Former CIA employee Joshua Adam Schulte has been identified as a top suspect behind the leak last year of the Vault 7 secret computer hacking tools used by the agency in espionage operations, although the FBI had previously suspected contractors, writes The Washington Post. The document Wikileaks received allegedly contained over 8,000 pages of documented techniques.
Although the man’s apartment has been searched and a number of notes, notebooks and computer equipment has been retrieved, the evidence was not strong enough to indict him. His attorney claims “those search warrants haven’t yielded anything that is consistent with [Schulte’s] involvement in that disclosure.”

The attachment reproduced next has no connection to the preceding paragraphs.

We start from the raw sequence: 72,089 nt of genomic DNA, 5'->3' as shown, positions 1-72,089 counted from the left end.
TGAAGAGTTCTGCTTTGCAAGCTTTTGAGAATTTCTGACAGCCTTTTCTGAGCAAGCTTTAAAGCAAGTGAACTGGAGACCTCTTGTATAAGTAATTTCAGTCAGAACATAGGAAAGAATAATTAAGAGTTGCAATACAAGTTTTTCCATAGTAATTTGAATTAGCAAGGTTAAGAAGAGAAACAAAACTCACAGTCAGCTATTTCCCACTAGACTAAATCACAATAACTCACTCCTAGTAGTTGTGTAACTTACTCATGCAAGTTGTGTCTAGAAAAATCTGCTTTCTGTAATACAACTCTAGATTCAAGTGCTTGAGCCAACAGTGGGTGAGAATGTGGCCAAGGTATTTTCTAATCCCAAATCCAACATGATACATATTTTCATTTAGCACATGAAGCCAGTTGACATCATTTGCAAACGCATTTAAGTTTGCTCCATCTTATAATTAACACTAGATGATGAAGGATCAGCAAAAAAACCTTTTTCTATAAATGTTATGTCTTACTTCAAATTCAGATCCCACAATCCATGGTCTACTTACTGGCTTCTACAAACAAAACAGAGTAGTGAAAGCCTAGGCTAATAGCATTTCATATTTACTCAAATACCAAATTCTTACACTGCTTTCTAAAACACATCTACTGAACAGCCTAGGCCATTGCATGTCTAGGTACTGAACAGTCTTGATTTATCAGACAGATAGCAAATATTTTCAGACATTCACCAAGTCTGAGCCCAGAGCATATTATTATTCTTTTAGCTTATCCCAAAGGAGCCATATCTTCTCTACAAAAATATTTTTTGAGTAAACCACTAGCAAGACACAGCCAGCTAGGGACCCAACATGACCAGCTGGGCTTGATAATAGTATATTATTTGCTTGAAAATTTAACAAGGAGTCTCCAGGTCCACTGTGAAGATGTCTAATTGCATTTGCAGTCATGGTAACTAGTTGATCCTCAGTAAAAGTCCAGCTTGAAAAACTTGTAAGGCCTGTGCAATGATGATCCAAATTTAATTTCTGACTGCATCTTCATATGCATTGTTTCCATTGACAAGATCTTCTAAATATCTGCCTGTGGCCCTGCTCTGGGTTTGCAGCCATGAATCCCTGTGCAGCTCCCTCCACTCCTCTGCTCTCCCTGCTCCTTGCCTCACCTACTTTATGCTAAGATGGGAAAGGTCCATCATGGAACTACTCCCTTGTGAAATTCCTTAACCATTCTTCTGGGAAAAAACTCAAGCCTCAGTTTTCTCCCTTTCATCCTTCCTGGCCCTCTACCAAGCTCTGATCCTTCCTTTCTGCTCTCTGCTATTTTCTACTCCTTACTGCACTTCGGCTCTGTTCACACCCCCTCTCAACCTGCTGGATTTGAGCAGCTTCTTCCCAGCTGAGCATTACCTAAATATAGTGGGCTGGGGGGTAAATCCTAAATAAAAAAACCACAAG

Schulte was part of the CIA’s Engineering Development Group responsible for writing code used in cyberespionage. He is currently in prison in Manhattan on child pornography charges issued in August 2017. He has pleaded not guilty to the pornography charges.
The US government has not brought charges against him despite months of investigations. The Vault 7 investigation is advancing and Schulte “remains a target of that investigation,” the prosecutor said.
Some argue the Vault 7 leak could cause more harm than Edward Snowden’s revelations, because these are the actual tools the CIA used to hack messaging apps and electronic devices such as routers, computers, phones and TVs to exfiltrate data. The CIA hacking tools could also be used against US national security.
Before the CIA, Schulte worked for the NSA, and claims he was “the only one to have recently departed [the CIA engineering group] on poor terms,” after reporting “incompetent management and bureaucracy.”
The CIA refused to comment.